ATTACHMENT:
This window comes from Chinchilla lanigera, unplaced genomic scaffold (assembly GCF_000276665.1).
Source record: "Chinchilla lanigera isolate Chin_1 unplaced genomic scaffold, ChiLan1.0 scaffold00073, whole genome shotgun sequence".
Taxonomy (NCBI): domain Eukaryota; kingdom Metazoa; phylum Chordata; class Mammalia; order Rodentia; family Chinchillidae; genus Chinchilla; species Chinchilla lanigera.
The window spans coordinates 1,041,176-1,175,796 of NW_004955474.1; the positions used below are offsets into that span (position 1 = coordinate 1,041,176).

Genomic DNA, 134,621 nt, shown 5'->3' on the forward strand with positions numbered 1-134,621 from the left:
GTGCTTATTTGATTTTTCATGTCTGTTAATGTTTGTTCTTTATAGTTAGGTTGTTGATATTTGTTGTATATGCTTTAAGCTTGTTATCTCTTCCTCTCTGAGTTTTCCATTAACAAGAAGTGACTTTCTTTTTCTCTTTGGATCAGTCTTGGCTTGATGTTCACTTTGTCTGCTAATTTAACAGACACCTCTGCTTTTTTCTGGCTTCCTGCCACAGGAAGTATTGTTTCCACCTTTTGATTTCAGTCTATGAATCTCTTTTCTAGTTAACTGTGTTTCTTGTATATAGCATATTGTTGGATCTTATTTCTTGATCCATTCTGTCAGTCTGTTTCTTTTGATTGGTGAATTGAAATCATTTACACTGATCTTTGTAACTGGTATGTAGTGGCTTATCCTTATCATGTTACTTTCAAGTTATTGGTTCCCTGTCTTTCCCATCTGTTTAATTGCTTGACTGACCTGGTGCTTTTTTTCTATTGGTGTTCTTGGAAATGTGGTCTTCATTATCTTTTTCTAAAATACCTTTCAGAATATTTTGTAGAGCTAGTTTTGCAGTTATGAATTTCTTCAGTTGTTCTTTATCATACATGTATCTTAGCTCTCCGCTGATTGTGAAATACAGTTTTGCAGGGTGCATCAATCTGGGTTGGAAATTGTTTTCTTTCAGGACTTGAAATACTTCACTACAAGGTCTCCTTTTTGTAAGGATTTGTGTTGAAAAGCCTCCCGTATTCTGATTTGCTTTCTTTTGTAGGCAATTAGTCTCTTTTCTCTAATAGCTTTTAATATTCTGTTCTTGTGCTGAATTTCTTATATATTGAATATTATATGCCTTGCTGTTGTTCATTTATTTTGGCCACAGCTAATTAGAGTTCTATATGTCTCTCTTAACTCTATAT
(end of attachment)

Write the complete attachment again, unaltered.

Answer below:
This window comes from Chinchilla lanigera, unplaced genomic scaffold (assembly GCF_000276665.1).
Source record: "Chinchilla lanigera isolate Chin_1 unplaced genomic scaffold, ChiLan1.0 scaffold00073, whole genome shotgun sequence".
Taxonomy (NCBI): domain Eukaryota; kingdom Metazoa; phylum Chordata; class Mammalia; order Rodentia; family Chinchillidae; genus Chinchilla; species Chinchilla lanigera.
The window spans coordinates 1,041,176-1,175,796 of NW_004955474.1; the positions used below are offsets into that span (position 1 = coordinate 1,041,176).

Genomic DNA, 134,621 nt, shown 5'->3' on the forward strand with positions numbered 1-134,621 from the left:
GTGCTTATTTGATTTTTCATGTCTGTTAATGTTTGTTCTTTATAGTTAGGTTGTTGATATTTGTTGTATATGCTTTAAGCTTGTTATCTCTTCCTCTCTGAGTTTTCCATTAACAAGAAGTGACTTTCTTTTTCTCTTTGGATCAGTCTTGGCTTGATGTTCACTTTGTCTGCTAATTTAACAGACACCTCTGCTTTTTTCTGGCTTCCTGCCACAGGAAGTATTGTTTCCACCTTTTGATTTCAGTCTATGAATCTCTTTTCTAGTTAACTGTGTTTCTTGTATATAGCATATTGTTGGATCTTATTTCTTGATCCATTCTGTCAGTCTGTTTCTTTTGATTGGTGAATTGAAATCATTTACACTGATCTTTGTAACTGGTATGTAGTGGCTTATCCTTATCATGTTACTTTCAAGTTATTGGTTCCCTGTCTTTCCCATCTGTTTAATTGCTTGACTGACCTGGTGCTTTTTTTCTATTGGTGTTCTTGGAAATGTGGTCTTCATTATCTTTTTCTAAAATACCTTTCAGAATATTTTGTAGAGCTAGTTTTGCAGTTATGAATTTCTTCAGTTGTTCTTTATCATACATGTATCTTAGCTCTCCGCTGATTGTGAAATACAGTTTTGCAGGGTGCATCAATCTGGGTTGGAAATTGTTTTCTTTCAGGACTTGAAATACTTCACTACAAGGTCTCCTTTTTGTAAGGATTTGTGTTGAAAAGCCTCCCGTATTCTGATTTGCTTTCTTTTGTAGGCAATTAGTCTCTTTTCTCTAATAGCTTTTAATATTCTGTTCTTGTGCTGAATTTCTTATATATTGAATATTATATGCCTTGCTGTTGTTCATTTATTTTGGCCACAGCTAATTAGAGTTCTATATGTCTCTCTTAACTCTATAT